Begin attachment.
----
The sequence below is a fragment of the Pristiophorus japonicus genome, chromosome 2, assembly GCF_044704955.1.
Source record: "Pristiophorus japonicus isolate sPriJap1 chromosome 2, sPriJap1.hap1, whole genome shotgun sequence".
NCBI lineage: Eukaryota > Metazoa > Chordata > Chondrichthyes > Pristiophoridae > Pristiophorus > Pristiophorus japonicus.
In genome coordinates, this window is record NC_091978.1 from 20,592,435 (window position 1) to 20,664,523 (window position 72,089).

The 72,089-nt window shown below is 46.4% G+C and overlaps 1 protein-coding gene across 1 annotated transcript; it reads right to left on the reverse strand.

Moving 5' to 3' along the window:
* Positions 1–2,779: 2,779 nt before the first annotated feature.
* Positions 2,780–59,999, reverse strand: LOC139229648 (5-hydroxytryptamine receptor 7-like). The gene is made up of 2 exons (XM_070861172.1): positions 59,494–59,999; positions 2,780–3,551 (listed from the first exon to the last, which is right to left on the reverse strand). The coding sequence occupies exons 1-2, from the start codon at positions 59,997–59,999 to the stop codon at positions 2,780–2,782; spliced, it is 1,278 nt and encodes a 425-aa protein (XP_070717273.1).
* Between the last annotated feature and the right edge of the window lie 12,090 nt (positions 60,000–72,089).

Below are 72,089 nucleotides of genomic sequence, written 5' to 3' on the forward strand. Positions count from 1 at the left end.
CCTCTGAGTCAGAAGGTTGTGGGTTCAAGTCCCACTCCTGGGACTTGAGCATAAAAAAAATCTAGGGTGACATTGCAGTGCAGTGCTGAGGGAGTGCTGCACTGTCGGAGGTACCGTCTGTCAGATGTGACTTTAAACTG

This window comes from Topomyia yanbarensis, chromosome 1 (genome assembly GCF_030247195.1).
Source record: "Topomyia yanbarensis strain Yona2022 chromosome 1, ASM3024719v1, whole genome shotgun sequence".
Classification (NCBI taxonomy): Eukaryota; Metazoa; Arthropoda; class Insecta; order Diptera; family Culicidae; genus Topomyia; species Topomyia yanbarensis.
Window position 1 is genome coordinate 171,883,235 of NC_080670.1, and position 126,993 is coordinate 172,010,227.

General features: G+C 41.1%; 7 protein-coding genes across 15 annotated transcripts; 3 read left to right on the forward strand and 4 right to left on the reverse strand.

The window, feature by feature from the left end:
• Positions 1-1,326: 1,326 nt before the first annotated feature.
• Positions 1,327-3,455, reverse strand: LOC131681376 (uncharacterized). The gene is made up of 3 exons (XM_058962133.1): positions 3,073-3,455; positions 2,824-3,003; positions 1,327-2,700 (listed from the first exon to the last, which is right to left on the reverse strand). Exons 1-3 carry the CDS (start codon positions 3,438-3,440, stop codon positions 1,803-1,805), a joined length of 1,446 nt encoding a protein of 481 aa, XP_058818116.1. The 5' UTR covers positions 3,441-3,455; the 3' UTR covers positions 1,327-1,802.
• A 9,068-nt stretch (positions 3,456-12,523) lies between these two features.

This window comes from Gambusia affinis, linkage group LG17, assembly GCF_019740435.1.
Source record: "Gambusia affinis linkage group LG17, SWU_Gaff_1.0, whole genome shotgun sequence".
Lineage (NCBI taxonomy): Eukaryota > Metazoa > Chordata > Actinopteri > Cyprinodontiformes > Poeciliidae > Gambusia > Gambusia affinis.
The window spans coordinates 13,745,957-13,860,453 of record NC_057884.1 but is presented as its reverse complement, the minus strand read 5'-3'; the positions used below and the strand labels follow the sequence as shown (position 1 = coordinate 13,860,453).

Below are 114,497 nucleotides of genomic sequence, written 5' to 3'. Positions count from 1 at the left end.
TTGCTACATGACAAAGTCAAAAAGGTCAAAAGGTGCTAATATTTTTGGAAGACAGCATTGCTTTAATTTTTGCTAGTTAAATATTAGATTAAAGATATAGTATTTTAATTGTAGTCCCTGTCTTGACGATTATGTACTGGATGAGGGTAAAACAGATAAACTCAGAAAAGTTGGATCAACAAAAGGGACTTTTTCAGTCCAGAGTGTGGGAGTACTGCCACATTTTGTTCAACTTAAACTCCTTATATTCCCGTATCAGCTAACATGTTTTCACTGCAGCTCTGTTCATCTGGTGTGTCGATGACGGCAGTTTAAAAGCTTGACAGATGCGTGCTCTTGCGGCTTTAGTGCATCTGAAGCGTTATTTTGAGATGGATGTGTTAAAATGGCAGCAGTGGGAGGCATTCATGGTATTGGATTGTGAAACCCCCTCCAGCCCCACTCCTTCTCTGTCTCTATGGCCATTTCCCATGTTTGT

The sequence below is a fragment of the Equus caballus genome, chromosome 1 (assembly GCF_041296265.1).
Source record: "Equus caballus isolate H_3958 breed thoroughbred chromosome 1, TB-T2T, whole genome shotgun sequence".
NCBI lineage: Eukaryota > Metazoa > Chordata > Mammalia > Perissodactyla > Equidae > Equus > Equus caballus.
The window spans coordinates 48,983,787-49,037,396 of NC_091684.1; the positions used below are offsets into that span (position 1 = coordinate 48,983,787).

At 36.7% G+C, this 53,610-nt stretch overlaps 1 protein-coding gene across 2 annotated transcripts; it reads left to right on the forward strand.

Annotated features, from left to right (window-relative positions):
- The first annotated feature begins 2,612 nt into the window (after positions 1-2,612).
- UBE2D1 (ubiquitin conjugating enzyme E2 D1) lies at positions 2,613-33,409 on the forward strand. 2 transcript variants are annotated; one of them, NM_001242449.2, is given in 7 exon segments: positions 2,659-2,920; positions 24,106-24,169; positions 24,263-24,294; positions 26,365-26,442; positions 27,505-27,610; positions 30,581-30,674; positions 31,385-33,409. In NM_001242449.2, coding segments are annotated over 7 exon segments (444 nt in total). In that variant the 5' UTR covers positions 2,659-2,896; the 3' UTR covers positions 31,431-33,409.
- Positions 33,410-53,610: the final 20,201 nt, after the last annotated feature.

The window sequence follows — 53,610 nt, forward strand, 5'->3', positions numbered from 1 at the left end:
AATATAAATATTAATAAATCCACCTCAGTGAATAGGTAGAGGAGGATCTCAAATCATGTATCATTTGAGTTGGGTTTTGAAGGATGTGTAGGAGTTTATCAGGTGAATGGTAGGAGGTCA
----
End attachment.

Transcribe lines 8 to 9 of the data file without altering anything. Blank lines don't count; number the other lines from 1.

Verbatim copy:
* Positions 2,780–59,999, reverse strand: LOC139229648 (5-hydroxytryptamine receptor 7-like). The gene is made up of 2 exons (XM_070861172.1): positions 59,494–59,999; positions 2,780–3,551 (listed from the first exon to the last, which is right to left on the reverse strand). The coding sequence occupies exons 1-2, from the start codon at positions 59,997–59,999 to the stop codon at positions 2,780–2,782; spliced, it is 1,278 nt and encodes a 425-aa protein (XP_070717273.1).
* Between the last annotated feature and the right edge of the window lie 12,090 nt (positions 60,000–72,089).